GA 2528

A reconstructed image of GA 2528 as an open codex. On the left there is a paper replacement leaf which ends with Matthew 20:19. On the right, the facing page contains the original parchment leaf, which begins at Matthew 20:15. The early leaves in the manuscript, containing the first 20 chapters of Matthew, seem to have suffered some significant wear and damage over time (to see some examples, original leaves from Matthew 9-10 were retained as a buffer at the front and back of the codex). The replacement leaves in Matthew were written in the 16th century, about 2-3 centuries after the original manuscript was produced. As you continue through the codex, you will notice that there are two additional paper replacement leaves (ff. 154, 161) in the Gospel of John. These are from yet another scribe writing sometime prior to 16th century. The codex as it stands truly represents a group effort across the centuries!

  • GA 2089: 15th century minuscule of Paul.
  • GA 2524: 14th century minuscule of the Gospels.
  • GA 2527: 12-13th century minuscule of the Apostolos and Paul.
  • GA 2528: 13-14th century minuscule of the Gospels.
  • GA Lect 1308: 15th century lectionary of the Gospels and Apostolos.
  • GA Lect 1315: 12th century lectionary of the Apostolos and Paul. The manuscript consists of 5 leaves found at the front and back of the codex.
  • GA Lect 1510: 17th century lectionary of the Gospels and Apostolos.
  • GA Lect 1519: 16th century lectionary of the Gospels and Apostolos.
  • GA Lect 1525: 12th century lectionary of the Gospels.
  • GA Lect 1526: 13th century lectionary of the Gospels.

These images have now become part of our growing searchable library, which gives everyone free access to the best available digital images of New Testament manuscripts.

Thursday, August 17, 2017

New Manuscripts from the National Library of GreeceĀ 

 Additional manuscripts digitized by the Center for the Study of New Testament Manuscripts have just been added to our collection. These include 10 manuscripts from the National Library of Greece in Athens, the site of our 2015-16 digitization project.

GA 1832

A leaf from Romans in GA 1832. Large portions of the manuscript, including a few leaves in Romans, most of 1 Corinthians, and all of 2 Corinthians, Galatians, and Ephesians, have been restored. It appears that the original ink had faded enough that it became difficult to read the text, so a later scribe very carefully traced over the original in a darker ink.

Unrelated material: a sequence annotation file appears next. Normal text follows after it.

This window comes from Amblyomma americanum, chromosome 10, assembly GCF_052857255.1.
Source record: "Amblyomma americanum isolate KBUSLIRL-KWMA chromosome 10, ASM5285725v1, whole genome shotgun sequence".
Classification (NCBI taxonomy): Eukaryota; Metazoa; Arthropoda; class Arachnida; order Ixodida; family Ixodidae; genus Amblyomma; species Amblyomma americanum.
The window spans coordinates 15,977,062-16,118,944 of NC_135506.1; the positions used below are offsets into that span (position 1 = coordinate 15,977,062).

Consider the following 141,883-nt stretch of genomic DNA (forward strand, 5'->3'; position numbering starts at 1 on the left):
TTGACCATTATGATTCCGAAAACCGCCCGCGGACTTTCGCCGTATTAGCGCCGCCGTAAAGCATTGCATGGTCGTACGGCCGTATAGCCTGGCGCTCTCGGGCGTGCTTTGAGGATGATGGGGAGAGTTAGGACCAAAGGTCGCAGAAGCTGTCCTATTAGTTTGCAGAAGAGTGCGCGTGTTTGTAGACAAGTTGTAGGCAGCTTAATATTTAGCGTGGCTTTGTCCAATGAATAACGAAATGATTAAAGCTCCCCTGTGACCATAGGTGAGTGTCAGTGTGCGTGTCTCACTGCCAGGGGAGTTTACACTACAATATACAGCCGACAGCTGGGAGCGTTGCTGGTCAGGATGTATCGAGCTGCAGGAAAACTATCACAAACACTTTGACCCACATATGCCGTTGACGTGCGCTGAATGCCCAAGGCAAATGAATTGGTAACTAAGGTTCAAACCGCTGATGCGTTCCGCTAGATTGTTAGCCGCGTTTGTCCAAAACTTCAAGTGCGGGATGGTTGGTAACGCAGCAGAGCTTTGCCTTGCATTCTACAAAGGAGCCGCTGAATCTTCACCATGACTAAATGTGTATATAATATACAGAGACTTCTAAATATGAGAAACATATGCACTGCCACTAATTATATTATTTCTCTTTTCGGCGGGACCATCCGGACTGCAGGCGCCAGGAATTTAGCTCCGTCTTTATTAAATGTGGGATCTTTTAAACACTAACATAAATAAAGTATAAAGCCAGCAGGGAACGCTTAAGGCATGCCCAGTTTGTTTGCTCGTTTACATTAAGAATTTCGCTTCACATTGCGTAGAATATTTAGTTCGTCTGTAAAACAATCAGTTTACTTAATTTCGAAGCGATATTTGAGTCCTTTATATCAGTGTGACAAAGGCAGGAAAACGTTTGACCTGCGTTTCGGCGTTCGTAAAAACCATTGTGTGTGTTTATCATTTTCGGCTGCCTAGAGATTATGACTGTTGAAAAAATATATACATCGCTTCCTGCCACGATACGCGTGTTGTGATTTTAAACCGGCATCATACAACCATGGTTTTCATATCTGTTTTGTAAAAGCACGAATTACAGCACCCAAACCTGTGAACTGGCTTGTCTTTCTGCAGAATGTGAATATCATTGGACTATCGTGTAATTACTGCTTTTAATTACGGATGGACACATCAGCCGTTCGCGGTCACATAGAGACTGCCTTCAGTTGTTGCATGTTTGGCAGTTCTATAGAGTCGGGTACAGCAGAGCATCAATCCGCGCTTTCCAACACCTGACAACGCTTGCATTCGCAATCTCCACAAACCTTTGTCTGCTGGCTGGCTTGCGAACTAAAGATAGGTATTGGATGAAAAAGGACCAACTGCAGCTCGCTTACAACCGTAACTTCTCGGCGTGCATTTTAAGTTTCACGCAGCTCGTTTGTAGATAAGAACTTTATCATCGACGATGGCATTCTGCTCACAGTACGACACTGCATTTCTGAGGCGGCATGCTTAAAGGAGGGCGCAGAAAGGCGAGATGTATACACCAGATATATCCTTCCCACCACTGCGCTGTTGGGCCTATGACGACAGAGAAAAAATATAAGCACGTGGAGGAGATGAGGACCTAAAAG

• GA 1699: 14th century minuscule of the Gospels.
  • GA 1762: 14th century minuscule of the Apostolos and Paul. Several quires are missing from the manuscript, including the first few chapters of Acts and all of 2 Timothy, Titus, Philemon, Hebrews, and James.
  • GA 1832: 12th-13th century minuscule of the Apostolos and Paul. 
  • GA 1875: 10th century minuscule of the Apostolos and Paul. Contains an icon of Peter and two icons of Paul.
  • GA Lect 1226: 14th century lectionary of the Gospels.
  • GA Lect 1227: 12th century lectionary of the Apostolos.
  • GA Lect 1228: 12th century lectionary of the Gospels.
  • GA Lect 1229: 12th century lectionary of the Gospels.
  • GA Lect 1230: 14th century lectionary of the Apostolos and Paul.
  • GA Lect 1232: 14th century lectionary of the Gospels.

These images have now become part of our growing searchable library, which gives everyone free access to the best available digital images of New Testament manuscripts.

Thursday, August 10, 2017

New Manuscripts from the National Library of Greece

Additional manuscripts digitized by the Center for the Study of New Testament Manuscripts have just been added to our collection. These include 10 manuscripts from the National Library of Greece in Athens, the site of our 2015-16 digitization project.

Beginning of Acts

Above is the beginning of Acts in GA 1611. This manuscript has had quite a life! The first 30-35 leaves have been charred by fire and one-third of every leaf is missing (with some original leaves missing entirely). However, the manuscript was not discarded. Later scribes did the painstaking work to restore the bottom part of each leaf, even writing in missing lines of text covered over by the repair paper. 

  • GA 1360: 11th or 12th century minuscule of Apostolos and Paul with commentary in the margins.
  • GA 1410: 14th century minuscule of the Gospels.
  • GA 1611: 10th century minuscule of the Apostolos, Paul, and Revelation.
  • GA 1694: 13th century minuscule of the Gospels
  • GA Lect 448: 13th century lectionary of the Gospels.
  • GA Lect 587: 12th or 13th century lectionary of the Apostolos and Paul.
  • GA Lect 1215: 15th century lectionary (dated to 1405) of the Gospels.
  • GA Lect 1223: 13th century lectionary of the Gospels.
  • GA Lect 1224: 12th century lectionary of the Gospels.
  • GA Lect 1225: 14th century lectionary of the Gospels.

These images have now become part of our growing searchable library, which gives everyone free access to the best available digital images of New Testament manuscripts.